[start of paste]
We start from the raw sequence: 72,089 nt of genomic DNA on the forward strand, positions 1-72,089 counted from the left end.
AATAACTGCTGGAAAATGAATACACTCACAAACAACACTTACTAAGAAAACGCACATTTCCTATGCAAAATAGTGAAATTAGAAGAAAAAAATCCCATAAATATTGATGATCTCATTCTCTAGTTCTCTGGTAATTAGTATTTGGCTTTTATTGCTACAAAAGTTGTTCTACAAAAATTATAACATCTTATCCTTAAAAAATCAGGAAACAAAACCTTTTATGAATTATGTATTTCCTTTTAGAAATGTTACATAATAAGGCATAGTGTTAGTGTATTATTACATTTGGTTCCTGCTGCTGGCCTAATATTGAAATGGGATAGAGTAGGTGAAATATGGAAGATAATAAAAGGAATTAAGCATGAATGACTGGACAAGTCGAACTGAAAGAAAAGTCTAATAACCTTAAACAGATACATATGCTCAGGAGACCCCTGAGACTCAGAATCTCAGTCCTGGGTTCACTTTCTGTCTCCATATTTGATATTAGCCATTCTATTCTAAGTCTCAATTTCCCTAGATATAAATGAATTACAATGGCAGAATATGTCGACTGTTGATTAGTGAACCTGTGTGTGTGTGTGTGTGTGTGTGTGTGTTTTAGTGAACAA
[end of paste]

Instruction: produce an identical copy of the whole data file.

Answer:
We start from the raw sequence: 72,089 nt of genomic DNA on the forward strand, positions 1-72,089 counted from the left end.
AATAACTGCTGGAAAATGAATACACTCACAAACAACACTTACTAAGAAAACGCACATTTCCTATGCAAAATAGTGAAATTAGAAGAAAAAAATCCCATAAATATTGATGATCTCATTCTCTAGTTCTCTGGTAATTAGTATTTGGCTTTTATTGCTACAAAAGTTGTTCTACAAAAATTATAACATCTTATCCTTAAAAAATCAGGAAACAAAACCTTTTATGAATTATGTATTTCCTTTTAGAAATGTTACATAATAAGGCATAGTGTTAGTGTATTATTACATTTGGTTCCTGCTGCTGGCCTAATATTGAAATGGGATAGAGTAGGTGAAATATGGAAGATAATAAAAGGAATTAAGCATGAATGACTGGACAAGTCGAACTGAAAGAAAAGTCTAATAACCTTAAACAGATACATATGCTCAGGAGACCCCTGAGACTCAGAATCTCAGTCCTGGGTTCACTTTCTGTCTCCATATTTGATATTAGCCATTCTATTCTAAGTCTCAATTTCCCTAGATATAAATGAATTACAATGGCAGAATATGTCGACTGTTGATTAGTGAACCTGTGTGTGTGTGTGTGTGTGTGTGTGTGTTTTAGTGAACAA